This is a brand new Machine Learning and Data Science course just launched and updated this month with the latest trends and skills for 2021! Become a complete Data Scientist and Machine Learning engineer! Join a live online community of 400,000 engineers and a course taught by industry experts that have actually worked for large companies in places like Silicon Valley and Toronto. Graduates of Andrei's courses are now working at Google, Tesla, Amazon, Apple, IBM, JP Morgan, Facebook, other top tech companies. You will go from zero to mastery!
Internships are a great way to get hands-on, practical experience in the fields of Machine Learning, Artificial Intelligence, and Data Science. Those looking for internships in these, and related fields, should explore the options below. Be sure to note requirements–some internships have minimum lengths and only accept those pursuing higher educational degrees while others offer rolling acceptance for a range of experiences and backgrounds. All of them, however, will provide interns an opportunity to apply their theoretical and practical skills to real word, tangible scenarios. Facebook's Meta is hiring for a group of data science interns interested in learning more about using Data Science for more effective advertising, marketing, and sales applications.
Rich S. Sutton, a research scientist at DeepMind and computing science professor at the University of Alberta, explains the underlying formal problem like the Markov decision processes, core solution methods, dynamic programming, Monte Carlo methods, and temporal-difference learning in this in-depth tutorial.
Cohere Inc., an AI startup founded by University of Toronto alumni that uses natural language processing to improve human-machine interactions, has raised US$125 million as it looks to open a new office in Silicon Valley, the Globe and Mail reports. The latest financing round, led by New York-based Tiger Global Management, comes only five months after Cohere secured $US40 million in venture capital financing, according to the Globe. Cohere's software platform helps companies infuse natural language processing capabilities into their business using tools like chatbots, without requiring AI expertise of their own. The company originated in a 2017 paper co-authored by CEO Aidan Gomez, who interned at the Google Brain lab of deep learning pioneer and University Professor Emeritus Geoffrey Hinton, a Cohere investor. Cohere's other co-founders are alumnus Nick Frosst, who also worked with Hinton at Google, and Ivan Zhang, a former U of T computer science student.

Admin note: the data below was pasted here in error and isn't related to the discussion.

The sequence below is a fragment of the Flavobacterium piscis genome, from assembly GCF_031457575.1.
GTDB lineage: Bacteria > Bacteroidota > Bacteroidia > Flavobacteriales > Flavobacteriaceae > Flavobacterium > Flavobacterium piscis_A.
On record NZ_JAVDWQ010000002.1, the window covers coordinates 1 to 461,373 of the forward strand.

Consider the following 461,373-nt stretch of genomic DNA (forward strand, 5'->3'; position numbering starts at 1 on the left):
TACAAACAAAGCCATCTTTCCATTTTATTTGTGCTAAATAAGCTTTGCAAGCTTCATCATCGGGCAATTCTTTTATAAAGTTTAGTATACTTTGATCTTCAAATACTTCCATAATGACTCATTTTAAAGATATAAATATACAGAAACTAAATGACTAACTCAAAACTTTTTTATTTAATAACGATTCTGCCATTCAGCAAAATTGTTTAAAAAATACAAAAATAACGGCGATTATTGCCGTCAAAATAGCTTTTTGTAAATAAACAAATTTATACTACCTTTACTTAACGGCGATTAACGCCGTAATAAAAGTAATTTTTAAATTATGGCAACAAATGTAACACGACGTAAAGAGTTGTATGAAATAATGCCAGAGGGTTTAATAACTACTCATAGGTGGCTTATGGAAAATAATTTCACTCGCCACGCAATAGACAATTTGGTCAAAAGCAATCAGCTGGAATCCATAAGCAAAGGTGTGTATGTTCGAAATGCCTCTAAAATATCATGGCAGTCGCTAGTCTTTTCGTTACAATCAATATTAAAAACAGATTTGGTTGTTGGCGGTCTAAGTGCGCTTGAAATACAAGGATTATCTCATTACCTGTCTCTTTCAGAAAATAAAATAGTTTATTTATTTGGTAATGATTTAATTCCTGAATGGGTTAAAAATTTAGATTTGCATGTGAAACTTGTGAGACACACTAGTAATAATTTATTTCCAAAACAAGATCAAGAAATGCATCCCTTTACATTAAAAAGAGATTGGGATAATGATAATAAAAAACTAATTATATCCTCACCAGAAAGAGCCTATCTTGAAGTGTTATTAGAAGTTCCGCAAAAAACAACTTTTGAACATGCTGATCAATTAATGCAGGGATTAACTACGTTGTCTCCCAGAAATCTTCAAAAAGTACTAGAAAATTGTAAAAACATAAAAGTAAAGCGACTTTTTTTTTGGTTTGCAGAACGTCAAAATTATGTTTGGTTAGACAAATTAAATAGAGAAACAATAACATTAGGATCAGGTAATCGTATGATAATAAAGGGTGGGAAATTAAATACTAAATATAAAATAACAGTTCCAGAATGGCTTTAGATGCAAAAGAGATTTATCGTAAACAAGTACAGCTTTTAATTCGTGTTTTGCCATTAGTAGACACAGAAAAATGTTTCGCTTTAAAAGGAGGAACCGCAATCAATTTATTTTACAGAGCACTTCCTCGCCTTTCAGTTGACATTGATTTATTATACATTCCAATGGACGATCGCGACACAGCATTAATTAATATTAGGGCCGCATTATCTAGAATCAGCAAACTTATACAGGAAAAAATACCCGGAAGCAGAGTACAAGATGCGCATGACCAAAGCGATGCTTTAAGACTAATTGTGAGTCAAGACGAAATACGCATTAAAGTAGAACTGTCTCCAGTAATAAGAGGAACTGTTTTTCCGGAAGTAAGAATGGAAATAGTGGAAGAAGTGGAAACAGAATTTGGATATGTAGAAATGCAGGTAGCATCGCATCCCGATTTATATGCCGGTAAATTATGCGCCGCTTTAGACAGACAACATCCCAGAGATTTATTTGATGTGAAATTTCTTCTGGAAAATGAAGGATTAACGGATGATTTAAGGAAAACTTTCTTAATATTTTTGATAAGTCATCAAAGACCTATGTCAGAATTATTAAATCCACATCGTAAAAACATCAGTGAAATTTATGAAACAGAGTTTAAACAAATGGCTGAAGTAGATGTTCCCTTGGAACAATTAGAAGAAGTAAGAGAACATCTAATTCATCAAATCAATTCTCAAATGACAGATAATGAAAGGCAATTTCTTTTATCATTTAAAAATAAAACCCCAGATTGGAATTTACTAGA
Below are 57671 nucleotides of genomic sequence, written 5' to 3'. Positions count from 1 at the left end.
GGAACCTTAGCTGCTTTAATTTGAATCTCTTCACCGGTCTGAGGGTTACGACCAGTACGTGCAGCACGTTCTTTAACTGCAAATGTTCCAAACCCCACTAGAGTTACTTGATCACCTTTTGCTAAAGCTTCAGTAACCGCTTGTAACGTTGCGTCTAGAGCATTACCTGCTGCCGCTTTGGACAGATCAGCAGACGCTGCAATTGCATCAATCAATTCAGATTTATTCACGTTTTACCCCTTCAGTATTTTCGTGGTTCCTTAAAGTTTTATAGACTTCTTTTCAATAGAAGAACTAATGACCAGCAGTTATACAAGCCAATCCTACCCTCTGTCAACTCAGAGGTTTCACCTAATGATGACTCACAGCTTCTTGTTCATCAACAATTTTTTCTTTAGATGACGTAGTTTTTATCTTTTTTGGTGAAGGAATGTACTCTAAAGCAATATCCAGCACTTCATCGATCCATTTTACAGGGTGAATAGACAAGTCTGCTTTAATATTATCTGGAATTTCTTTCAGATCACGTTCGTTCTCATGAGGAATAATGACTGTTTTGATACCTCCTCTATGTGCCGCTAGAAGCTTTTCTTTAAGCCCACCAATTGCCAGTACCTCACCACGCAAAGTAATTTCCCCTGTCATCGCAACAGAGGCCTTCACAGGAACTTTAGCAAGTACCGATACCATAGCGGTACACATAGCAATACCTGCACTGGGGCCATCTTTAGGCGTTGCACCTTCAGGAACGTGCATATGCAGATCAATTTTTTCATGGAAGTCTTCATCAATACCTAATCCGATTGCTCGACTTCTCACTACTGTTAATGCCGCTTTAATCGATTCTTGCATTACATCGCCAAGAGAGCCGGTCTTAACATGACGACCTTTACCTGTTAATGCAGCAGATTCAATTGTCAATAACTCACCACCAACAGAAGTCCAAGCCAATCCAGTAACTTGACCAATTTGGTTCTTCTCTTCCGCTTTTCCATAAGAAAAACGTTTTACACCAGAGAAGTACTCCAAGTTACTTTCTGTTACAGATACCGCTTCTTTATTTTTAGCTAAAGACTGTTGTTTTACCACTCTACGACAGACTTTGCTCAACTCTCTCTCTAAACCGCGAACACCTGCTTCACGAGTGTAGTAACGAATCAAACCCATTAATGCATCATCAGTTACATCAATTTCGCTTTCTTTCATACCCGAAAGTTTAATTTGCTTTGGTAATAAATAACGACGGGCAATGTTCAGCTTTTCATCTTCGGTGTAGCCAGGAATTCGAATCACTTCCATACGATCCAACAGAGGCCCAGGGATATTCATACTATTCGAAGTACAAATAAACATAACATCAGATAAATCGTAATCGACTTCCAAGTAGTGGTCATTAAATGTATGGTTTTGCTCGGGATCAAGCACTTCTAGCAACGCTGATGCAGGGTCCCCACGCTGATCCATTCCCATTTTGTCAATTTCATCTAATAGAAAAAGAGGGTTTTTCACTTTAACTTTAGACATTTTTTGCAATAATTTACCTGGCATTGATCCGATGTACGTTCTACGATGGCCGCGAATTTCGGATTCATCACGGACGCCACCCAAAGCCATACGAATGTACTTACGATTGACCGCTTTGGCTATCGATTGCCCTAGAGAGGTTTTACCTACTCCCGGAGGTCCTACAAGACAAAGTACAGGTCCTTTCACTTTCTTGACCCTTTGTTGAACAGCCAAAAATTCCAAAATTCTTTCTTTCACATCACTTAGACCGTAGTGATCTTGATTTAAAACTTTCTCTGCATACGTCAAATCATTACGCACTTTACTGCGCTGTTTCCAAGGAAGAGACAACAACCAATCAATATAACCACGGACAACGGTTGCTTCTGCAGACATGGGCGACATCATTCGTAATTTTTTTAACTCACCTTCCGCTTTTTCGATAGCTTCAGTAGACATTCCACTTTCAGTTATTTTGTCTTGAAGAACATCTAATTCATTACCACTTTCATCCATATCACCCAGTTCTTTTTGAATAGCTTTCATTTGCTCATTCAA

This report from the Montreal AI Ethics Institute (MAIEI) covers the most salient progress in research and reporting over the second half of 2021 in the field of AI ethics. Particular emphasis is placed on an "Analysis of the AI Ecosystem", "Privacy", "Bias", "Social Media and Problematic Information", "AI Design and Governance", "Laws and Regulations", "Trends", and other areas covered in the "Outside the Boxes" section. The two AI spotlights feature application pieces on "Constructing and Deconstructing Gender with AI-Generated Art" as well as "Will an Artificial Intellichef be Cooking Your Next Meal at a Michelin Star Restaurant?". Given MAIEI's mission to democratize AI, submissions from external collaborators have featured, such as pieces on the "Challenges of AI Development in Vietnam: Funding, Talent and Ethics" and using "Representation and Imagination for Preventing AI Harms". The report is a comprehensive overview of what the key issues in the field of AI ethics were in 2021, what trends are emergent, what gaps exist, and a peek into what to expect from the field of AI ethics in 2022. It is a resource for researchers and practitioners alike in the field to set their research and development agendas to make contributions to the field of AI ethics.